We investigated by agent-based simulations and analytical considerations in both scenarios, how opinion phases are formed in equilibrium considering the noise level and various initial population size of agents in both opinion groups. The results of increasing noise level are summarized as follows:

  • At zero noise level, the system behavior is fully deterministic. Starting from the consensus, the system stays in the consensus forever. In the UDBS, starting from a majority results in a relatively stronger majority for all the initial combinations of opinion group sizes. In NCBS scenario, although starting from a majority results in a majority, for some initial combinations of opinion groups a weaker majority forms in equilibrium. Indeed, in these cases, the few high influential agents with high connectivity in the scale-free network have the same minority opinion and act as strong leaders in the society; therefore, the population of the minority group increases in equilibrium.
  • Increasing the noise level breaks some segregation groups and depending on the noise level, a minimum value for the mean value of minority group population is observed. This minimum value for NCBS is higher than the corresponding value for UDBS scenario. In NCBS scenario, for some combinations of the initial population of the opinion groups, the minority group may become the majority group in equilibrium, which is the consequence of the presence of few strong leaders in the minority opinion group.
  • In high enough noise levels, the social system reaches a non-majority in both scenarios regardless of the initial population of opinion groups due to the dominance of stochastic behavior of the system on its deterministic behavior. This high enough noise level for NCBS scenario is lower comparing with UDBS scenario.

The increase in the noise level from zero in UDBS scenario may cause a non-monotonic trend of the minority population in equilibrium due to the segregation phenomenon. However, in NCBS scenario, segregated groups are more easily broken due to the presence of strong leaders with high connectivities, and consequences the monotonic increase of minority population in equilibrium.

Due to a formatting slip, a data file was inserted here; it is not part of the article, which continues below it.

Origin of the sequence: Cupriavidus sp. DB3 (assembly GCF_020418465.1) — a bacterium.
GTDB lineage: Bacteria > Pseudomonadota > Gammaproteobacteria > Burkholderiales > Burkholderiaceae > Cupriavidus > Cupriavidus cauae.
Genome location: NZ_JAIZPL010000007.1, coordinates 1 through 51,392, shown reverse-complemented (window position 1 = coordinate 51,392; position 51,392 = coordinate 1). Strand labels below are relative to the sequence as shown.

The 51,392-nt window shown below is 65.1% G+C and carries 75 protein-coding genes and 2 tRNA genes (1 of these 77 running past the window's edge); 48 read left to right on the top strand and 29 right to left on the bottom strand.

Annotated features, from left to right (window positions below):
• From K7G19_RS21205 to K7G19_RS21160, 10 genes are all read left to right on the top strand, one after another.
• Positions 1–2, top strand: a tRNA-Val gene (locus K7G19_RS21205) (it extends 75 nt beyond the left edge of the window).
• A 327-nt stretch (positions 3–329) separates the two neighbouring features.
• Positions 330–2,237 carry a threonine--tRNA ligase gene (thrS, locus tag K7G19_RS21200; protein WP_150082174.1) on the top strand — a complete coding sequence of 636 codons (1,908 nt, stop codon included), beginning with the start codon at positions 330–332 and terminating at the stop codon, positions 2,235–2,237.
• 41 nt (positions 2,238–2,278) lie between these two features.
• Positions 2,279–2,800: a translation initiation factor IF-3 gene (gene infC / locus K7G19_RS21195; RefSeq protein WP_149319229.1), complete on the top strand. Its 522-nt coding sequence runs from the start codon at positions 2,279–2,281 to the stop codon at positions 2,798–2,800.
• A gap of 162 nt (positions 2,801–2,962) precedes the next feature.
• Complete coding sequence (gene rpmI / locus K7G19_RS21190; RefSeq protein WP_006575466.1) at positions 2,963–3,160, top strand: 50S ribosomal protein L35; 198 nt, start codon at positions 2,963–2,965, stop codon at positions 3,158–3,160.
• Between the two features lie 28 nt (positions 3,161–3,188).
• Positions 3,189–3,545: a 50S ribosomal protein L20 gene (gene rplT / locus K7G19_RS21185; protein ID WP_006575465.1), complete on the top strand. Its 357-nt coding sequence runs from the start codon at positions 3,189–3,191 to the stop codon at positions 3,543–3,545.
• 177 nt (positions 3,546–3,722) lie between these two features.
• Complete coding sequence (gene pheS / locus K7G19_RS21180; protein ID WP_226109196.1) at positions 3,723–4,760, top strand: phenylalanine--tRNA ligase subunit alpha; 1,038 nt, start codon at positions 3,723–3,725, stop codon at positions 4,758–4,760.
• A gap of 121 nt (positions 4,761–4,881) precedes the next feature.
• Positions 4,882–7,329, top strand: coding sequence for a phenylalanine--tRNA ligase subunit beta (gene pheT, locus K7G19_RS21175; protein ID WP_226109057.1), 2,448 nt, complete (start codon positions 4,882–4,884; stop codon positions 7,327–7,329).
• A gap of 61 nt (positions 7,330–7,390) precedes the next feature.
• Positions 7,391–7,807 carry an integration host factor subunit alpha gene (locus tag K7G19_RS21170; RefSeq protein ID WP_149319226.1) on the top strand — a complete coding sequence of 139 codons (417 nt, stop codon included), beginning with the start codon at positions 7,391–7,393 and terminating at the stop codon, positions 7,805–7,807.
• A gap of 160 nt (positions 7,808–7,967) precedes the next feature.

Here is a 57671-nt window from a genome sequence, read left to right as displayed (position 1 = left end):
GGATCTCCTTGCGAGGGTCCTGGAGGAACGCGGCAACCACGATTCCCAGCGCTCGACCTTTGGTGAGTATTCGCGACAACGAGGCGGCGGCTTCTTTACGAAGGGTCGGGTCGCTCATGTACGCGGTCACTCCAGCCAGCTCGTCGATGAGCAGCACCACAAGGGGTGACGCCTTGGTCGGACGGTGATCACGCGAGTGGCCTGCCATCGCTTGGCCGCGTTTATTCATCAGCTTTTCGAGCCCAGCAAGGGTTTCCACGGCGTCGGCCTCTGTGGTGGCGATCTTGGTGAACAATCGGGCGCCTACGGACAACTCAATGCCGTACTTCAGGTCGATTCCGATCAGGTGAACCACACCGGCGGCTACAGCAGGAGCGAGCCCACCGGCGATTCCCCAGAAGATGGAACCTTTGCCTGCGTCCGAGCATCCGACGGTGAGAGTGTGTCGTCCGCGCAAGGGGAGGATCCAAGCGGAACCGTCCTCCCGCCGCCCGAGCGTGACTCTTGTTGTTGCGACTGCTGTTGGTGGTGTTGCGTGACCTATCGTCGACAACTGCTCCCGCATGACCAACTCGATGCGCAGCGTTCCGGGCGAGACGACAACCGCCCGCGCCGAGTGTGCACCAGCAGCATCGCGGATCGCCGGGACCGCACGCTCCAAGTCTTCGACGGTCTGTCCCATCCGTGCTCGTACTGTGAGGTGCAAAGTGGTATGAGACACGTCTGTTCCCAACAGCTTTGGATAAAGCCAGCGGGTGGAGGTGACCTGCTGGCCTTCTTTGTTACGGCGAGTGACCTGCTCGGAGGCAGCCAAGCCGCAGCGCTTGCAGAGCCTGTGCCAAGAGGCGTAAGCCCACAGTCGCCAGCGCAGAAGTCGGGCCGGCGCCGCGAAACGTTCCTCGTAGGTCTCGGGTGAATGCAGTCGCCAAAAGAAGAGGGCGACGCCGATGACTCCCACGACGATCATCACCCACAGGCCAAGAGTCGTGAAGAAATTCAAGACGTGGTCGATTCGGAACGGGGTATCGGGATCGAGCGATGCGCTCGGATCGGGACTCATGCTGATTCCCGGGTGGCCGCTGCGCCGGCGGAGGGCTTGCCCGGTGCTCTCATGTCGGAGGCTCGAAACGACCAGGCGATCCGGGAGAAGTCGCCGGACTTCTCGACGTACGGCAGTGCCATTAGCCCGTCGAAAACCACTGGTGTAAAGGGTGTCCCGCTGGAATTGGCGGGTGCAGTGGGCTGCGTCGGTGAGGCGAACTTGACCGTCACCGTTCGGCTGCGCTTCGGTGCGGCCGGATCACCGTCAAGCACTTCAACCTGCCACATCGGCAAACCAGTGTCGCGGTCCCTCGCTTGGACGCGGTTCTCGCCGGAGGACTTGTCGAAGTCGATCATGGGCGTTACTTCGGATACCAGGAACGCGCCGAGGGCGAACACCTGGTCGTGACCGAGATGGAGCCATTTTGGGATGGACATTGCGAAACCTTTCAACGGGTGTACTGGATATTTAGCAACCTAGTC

Starting from two equal size opinion groups, in zero or low noise levels, one of the opinion groups becomes majority group with the equal probabilities in equilibrium; and for high enough noise levels, similar to the other initial combinations, non-majority phase forms in equilibrium.

Although this research is a step toward a better understanding of the social opinion dynamics, some more studies are needed to complete it. We estimated the social power of persuading others with the same power law distribution of node degrees in the network. This social power has been estimated by power law distributions in some other researches as well, but some more in-depth studies with real world data and case studies are required to estimate it more precisely and refine our assumption considering other parameters. For example, individuals have different resistance to persuasion and opinion change across topics, sources, situations, and so on (Briñol et al. 2004, Chapter 5). Furthermore, in many cases, affects and emotions are influential factors in persuasion. According to ELM (Petty & Cacioppo 1986), when people are unwilling or unable to analyze received information, for example, it is low in personal relevance or there are many distractions, variables such as a person's emotional state have an impact on attitudes; therefore, running a relatively simple and low effort process such as forming a direct relationship between the feeling state and the opinion is expected.


Model Documentation

The model is implemented in Python programming using the agent-based modeling framework MESA. The code and necessary documents are available online here: https://www.comses.net/codebase-release/2f3d7e0b-1942-422e-895c-61989d9ab99f/.